Alternative care sites help build trust by connecting consumers to diverse care teams
From our research on rebuilding trust in health care, we know that trust deficits are still a major barrier for people seeking care.6 Consumer and community trust in health care providers and organizations is critical for optimal health, as trust influences patients’ willingness to get medical care, preventive screenings, and mental health care.7 Trust between a patient and a health care provider also is linked to improved patient experience, health outcomes, and the patient’s perception of the care they receive.8 However, it is also well documented that not all communities in the United States have the same level of trust with their health care providers. A critical area of focus for health equity—the fair and just opportunity for every individual to achieve their full potential in all aspects of health and well-being—is therefore rebuilding trust with racially and ethnically diverse communities.
We found in our 2021 focus groups that:
- Two out of three participants who identify as Black and half of Asian and Hispanic participants would prefer to see a health care provider who is similar to them, either in race/ethnic background or lived experience.
- For Asian (59%) and Hispanic (53%) participants, having a provider who is empathetic and culturally competent is a top priority when choosing a provider.
- About half of the participants are willing to trade access to convenient, in-person care for a virtual visit with a provider who looks like them and is culturally competent. About half of those who identify as Hispanic (54%) and Black (49%) are willing to use virtual visits, as are 41% of Asian participants.
Alternative care sites—if staffed with diverse and empathic care teams—could be opportunities for health care organizations to connect with their consumers and rebuild trust. One step to rebuilding trust is employing clinicians and care teams who look like, have shared experiences, and demonstrate empathy toward the communities they serve. Consumers most often look for providers that empathize, understand, connect, and care for their well-being. Yet many report that they aren’t connecting with their health care provider or aren’t seeking care at all because they can’t connect, have experienced racism, and/or have been subjected to unconscious and implicit bias.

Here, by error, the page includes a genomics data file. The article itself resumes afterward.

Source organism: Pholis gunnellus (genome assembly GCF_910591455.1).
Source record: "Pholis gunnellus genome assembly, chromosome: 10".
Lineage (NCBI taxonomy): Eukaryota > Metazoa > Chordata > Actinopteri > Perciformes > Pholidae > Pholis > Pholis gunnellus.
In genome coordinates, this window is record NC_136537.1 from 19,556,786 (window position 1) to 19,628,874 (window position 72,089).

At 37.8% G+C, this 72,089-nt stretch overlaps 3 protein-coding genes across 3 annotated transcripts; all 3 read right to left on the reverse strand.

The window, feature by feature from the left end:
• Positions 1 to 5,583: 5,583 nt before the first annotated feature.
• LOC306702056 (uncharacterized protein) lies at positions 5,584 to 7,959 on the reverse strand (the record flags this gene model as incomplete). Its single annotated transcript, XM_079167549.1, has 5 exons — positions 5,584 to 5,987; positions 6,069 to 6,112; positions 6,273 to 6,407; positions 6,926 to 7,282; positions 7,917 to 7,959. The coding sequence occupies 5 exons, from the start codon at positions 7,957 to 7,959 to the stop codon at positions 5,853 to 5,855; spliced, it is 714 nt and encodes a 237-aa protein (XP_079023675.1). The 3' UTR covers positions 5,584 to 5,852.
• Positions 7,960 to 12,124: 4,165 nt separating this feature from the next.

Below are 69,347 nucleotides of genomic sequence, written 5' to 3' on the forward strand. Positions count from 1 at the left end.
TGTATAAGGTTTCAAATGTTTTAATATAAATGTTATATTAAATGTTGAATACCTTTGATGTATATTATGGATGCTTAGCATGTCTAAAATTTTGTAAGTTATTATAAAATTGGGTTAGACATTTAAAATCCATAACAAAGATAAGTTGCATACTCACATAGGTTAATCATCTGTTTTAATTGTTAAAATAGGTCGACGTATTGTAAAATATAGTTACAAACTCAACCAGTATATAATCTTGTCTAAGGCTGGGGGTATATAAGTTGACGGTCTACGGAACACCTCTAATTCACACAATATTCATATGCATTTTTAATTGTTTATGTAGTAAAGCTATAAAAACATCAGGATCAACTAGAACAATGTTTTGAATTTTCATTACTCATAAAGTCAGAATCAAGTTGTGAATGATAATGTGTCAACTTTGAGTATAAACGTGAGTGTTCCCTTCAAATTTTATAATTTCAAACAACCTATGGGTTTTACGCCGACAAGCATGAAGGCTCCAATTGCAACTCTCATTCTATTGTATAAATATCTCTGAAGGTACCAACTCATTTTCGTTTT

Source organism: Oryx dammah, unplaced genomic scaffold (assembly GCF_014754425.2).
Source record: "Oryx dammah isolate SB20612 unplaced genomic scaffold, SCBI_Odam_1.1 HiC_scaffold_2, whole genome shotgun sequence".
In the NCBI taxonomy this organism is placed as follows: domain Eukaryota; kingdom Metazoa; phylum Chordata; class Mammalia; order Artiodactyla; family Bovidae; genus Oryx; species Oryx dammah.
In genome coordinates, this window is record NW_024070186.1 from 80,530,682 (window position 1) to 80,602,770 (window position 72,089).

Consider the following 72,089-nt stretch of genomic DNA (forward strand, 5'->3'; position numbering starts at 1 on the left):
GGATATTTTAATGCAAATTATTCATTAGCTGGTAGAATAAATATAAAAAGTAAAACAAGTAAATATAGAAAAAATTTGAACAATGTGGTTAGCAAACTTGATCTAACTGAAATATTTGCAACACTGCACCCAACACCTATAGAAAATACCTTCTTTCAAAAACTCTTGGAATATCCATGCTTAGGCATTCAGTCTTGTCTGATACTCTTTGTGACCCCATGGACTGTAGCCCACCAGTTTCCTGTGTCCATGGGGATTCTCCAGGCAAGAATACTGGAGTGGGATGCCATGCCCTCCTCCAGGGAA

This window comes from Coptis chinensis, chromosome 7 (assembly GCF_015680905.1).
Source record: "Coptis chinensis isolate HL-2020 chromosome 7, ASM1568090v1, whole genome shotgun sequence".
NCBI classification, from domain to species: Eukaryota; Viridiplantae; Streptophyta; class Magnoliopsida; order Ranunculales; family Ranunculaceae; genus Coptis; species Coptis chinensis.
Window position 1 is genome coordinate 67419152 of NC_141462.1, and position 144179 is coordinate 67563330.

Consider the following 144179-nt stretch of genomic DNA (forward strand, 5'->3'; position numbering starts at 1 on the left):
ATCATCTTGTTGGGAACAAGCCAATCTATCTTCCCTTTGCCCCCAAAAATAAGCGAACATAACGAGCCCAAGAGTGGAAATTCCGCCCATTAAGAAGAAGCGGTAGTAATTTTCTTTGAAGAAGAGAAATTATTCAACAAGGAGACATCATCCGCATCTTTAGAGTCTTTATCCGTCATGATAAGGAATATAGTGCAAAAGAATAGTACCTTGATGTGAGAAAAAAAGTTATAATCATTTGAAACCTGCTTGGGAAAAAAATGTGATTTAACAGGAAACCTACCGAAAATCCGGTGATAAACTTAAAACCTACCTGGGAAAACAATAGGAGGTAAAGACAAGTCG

Alternative sites of care could improve access to mental health services
Mental health is a core component of health and wellness, yet it is not available or easily accessible for many who need treatment. Demand for mental treatment continues to rise, particularly since the onset of the COVID-19 pandemic. In a recent study of psychologists, respondents reported increased demand compared to prior to the pandemic, and the increase continued to grow from 2020 to 2021.9 In addition, many with mental illness are not accessing treatment. Consider, nearly 50 million adults in the United States experienced some form of mental illness in 2022, yet more than half of them received no treatment for their conditions.10
For consumers seeking mental health services, some of the biggest barriers are accessing care and being connected to effective therapists. Access to mental health providers is uneven across the United States, with 37% of the country living in a mental health provider shortage area, which are areas with one or fewer mental health professionals per 30,000 residents.11 Two-thirds of those shortages occur in rural or partially rural areas.
The Deloitte 2022 Survey of US Health Care Consumers found that alternative care sites could serve as a bridge that connects consumers—particularly young and racially and ethnically diverse populations—with the appropriate mental health care. We found that young consumers are more willing than their older counterparts to consider using alternative care sites for the mental health needs. In fact, half of Gen Z (50%) and Gen X (47%) and 61% of millennials would consider going to retail clinics, more than 60% of these generations would consider going to community health centers, and about 70% would consider virtual visits (figure 3). In contrast, just about half of baby boomers would choose virtual therapy services and 30% would use retail clinics.